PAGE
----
Barthes, from ‘An Introduction to the Structural Analysis of Narrative’:
‘…formalization is a generalization that differs from other generalizations.’
- The word is not the thing. (Actually, Korzybski’s version here.)
- The word ‘thing’ is not the thing.
- The word ‘thing’ is not other words.
- ‘Thing’, as a general(izing/izable) word, holds a different function in linguistic structuration than other words.
Another attempt to summarize my perspective that will only seem inaccurate later:
At this point, it’s seeming as though the only notable difference between narrative and linguistic subjects (fictional characters and real people) is one of physicality in this linguistic, physical realm (lacanian ‘reality’): we linguistic subjects have bodies, narrative subjects don’t and may or may not ever. But, in discourse–communication via representations that pretty much constitutes all media by definition–physicality is what’s precisely not needed, worked around, obviated. So, the distinction between the subject who has a body and the one who doesn’t, at least in how they’re treated, how their identities are socially understood, how they are defined in discourse, doesn’t amount to much.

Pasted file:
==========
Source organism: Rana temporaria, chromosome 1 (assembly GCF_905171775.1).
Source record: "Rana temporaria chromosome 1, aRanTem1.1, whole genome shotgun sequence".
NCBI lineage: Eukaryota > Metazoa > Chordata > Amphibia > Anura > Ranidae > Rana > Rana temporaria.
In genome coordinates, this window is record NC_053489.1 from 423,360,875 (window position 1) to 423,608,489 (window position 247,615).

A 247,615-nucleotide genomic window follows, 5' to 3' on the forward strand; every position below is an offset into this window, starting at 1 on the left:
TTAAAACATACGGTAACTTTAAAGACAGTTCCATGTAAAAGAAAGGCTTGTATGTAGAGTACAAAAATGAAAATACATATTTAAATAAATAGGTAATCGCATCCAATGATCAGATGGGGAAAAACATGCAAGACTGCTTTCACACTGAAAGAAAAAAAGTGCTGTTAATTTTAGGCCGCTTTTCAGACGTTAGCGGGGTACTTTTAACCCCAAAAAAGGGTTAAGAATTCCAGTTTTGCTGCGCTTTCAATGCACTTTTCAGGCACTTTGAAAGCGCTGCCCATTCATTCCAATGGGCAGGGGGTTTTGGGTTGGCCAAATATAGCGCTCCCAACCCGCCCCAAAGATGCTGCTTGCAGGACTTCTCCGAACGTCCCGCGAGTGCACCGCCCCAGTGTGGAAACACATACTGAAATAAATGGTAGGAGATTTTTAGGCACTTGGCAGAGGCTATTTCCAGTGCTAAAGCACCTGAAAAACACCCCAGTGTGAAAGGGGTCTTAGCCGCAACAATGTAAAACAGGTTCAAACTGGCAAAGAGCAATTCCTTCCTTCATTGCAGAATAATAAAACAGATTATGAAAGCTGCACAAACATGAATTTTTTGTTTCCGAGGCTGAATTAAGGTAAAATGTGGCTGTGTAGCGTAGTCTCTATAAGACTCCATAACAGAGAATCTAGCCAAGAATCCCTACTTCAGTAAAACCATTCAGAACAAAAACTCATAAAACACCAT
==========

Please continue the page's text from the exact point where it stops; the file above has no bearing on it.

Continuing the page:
Especially since we’re also getting around the lack of fictional bodies by making our fictions more realistically interactive in various ways, such as gaming, VR cinema, and even ‘Choose Your Own Adventure’ YouTube series.